It’s hard to know when you’ve grown out of things. It’s hard to judge sometimes whether those favorite shoes still fit or reading a certain genre of books still does you well.
It’s even harder to know when you’re creating it.
I’ve grown out of this blog. I love the platform it has provided me to think, but I want a little more. I haven’t written for months now, lacking things to say on the narrow topic of what I set this blog to be about. When I was writing frequently, I was dissatisfied that I couldn’t always write what I was thinking, given it deviated too much from the slim idea of what I had thought this blog would be.
Therefore, given the above, I created and am working on creating a new platform: another blog, another title, another theme. If you want to see, I’ve just barely started writing over here, at Books and Biology.
Nothing may ever truly end, but I’m stopping writing for this blog. Growing up, out around. I’m happy to be moving on.
If you want to keep reading my writing, I’ll be at http://www.booksandbiology.com, slowly creating a new place.
Thanks for reading.
All the best,
My thoughts have been wandering a lot lately. Perhaps it’s due to the busyness – planning Earth Day, juggling school and barn, etc – but maybe it’s just me. I’ve realized more than ever the importance of having people I look up to, and people I care about in my life. It seems really small, and really normal, but I’ve come in the past few days to really appreciate the people in my life, and those not in my life but who play a role none the less.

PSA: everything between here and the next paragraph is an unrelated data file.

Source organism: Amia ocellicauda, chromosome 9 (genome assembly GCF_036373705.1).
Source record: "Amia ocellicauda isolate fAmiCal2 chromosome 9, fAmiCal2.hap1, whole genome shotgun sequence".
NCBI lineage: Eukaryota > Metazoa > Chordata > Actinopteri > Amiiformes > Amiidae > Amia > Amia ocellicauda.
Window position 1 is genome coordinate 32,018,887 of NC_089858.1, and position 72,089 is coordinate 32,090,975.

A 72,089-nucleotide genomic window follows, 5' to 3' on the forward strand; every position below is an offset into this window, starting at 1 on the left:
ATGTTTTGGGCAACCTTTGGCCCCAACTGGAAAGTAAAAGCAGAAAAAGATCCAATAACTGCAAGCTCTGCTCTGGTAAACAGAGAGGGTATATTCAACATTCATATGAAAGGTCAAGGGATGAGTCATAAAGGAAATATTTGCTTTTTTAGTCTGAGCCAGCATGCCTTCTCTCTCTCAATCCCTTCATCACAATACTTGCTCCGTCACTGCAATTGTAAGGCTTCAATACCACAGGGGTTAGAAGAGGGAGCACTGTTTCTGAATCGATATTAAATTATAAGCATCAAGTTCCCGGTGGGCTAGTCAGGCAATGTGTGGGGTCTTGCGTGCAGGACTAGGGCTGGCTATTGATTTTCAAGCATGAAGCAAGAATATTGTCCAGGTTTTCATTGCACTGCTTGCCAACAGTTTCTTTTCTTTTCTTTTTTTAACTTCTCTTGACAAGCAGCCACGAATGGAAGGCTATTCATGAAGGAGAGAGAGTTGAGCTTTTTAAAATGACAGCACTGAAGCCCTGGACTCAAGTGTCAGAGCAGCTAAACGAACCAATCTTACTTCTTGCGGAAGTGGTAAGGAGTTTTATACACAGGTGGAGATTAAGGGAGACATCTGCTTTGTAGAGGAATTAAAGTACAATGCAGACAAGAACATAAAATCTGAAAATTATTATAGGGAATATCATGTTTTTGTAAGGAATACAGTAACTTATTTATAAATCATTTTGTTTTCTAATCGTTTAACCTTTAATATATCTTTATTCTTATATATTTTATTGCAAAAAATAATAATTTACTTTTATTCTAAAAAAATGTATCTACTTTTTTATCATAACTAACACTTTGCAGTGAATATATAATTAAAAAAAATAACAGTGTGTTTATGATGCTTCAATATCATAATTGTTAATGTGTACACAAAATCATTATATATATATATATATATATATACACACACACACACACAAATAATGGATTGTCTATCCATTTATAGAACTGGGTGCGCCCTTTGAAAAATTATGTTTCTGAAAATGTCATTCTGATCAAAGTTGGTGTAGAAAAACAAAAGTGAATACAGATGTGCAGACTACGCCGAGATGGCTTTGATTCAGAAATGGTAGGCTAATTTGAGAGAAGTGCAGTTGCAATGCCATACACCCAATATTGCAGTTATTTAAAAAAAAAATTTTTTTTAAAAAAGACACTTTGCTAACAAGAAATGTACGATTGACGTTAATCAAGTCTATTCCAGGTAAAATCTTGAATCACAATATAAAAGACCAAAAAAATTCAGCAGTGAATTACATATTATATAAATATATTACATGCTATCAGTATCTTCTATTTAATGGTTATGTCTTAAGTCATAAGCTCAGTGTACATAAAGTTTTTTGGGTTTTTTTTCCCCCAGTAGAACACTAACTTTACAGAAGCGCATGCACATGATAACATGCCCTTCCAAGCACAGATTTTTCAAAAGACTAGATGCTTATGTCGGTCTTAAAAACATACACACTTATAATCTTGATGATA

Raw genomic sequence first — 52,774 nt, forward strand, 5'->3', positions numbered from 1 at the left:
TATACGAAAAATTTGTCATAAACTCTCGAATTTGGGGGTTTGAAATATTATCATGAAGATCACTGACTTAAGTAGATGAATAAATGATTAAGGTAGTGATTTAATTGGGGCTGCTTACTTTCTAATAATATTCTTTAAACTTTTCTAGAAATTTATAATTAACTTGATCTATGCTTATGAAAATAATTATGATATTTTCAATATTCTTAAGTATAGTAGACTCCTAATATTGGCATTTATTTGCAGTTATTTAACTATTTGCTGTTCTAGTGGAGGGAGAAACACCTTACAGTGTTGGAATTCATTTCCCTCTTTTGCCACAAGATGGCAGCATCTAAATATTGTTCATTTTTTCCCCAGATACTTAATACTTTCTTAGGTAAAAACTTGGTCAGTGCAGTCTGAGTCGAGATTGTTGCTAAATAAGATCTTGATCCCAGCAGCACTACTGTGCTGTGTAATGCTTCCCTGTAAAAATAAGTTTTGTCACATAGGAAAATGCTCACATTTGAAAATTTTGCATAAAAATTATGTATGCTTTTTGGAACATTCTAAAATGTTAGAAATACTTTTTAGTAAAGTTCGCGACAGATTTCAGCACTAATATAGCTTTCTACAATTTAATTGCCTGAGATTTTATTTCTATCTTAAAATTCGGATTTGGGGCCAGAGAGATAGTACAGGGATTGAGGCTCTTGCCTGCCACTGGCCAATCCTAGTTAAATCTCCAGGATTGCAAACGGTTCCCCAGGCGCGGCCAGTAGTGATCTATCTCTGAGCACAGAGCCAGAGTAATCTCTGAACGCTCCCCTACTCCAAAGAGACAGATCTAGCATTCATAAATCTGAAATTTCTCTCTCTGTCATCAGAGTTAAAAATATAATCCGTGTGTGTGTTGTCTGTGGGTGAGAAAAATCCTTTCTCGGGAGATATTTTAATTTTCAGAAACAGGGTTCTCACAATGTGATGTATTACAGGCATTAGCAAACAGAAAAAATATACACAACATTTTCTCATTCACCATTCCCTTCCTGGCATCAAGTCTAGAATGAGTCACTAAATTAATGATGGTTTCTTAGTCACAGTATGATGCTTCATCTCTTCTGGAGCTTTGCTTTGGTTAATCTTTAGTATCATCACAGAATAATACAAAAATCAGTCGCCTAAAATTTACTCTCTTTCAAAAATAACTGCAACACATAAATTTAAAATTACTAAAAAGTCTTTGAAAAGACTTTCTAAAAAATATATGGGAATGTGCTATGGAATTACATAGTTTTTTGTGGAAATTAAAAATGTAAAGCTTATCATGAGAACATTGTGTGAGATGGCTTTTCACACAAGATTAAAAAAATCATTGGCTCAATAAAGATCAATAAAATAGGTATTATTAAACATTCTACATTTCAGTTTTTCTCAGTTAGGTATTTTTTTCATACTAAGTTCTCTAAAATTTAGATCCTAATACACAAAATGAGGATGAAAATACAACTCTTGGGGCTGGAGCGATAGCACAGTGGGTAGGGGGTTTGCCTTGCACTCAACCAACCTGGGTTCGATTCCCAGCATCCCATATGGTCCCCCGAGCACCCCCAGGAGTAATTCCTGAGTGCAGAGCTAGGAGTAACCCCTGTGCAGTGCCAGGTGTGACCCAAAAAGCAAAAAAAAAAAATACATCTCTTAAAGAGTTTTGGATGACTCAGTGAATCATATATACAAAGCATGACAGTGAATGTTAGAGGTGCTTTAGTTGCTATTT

Do you know the feeling of palpable emotions? When what you’re feeling hangs so thickly in the air you can almost touch it? Do you know the feeling of standing next to someone radiating that energy? Like standing next to a space heater or air conditioner, happy or sad respectively, invigorating or cooling down conversation? There’s one palpable feeling no one seems to talk about – vulnerability.
It’s not fear, not anger, not sadness, not hurt. It’s something else entirely. Vulnerability. Putting yourself out there for the other person to see, or to cloud up the air in a room by yourself with no one there. Not weakness, but hope. Being willing to fail and willing to succeed.
How many times have I been told, “Don’t be afraid to fail!” or “Don’t worry about messing up!”? Many, many more than I can count. Perhaps that comes from my obsessive, bordering on compulsive perfectionist nature, or the fact that people, particularly my teachers, want an antidote to that nature. Yet “don’t be afraid to fail” doesn’t seem to help me, and seems like it never will.
I’d mentioned in a previous post that I had traveled abroad over break, and I thought I’d share a couple snapshots (with a little commentary, of course).
It’s been a while, hasn’t it? A looooong while. I could say I’ve been busy on spring break (traveling abroad, browsing cookbooks, knitting, reading tons, etc.), and you could believe me if you so choose. You don’t have to, though. I read enough in the meantime that I have a lot to write about.
Well, for those who may not understand the title (AKA most of the world), I just finished Atul Gawande’s book Better. And if I wasn’t already considering medicine as a possible profession, here he goes, both oddly convincing me and pushing me away from it simultaneously. Somehow. That’s just what happens with this book. Really great book in general. But I can’t tell if I’m encouraged or discouraged by it.
(Yes, I was reading this sitting on my bed. And yes, I was too lazy to get up to get my camera and photograph someplace else. That’s this afternoon, in a nutshell.)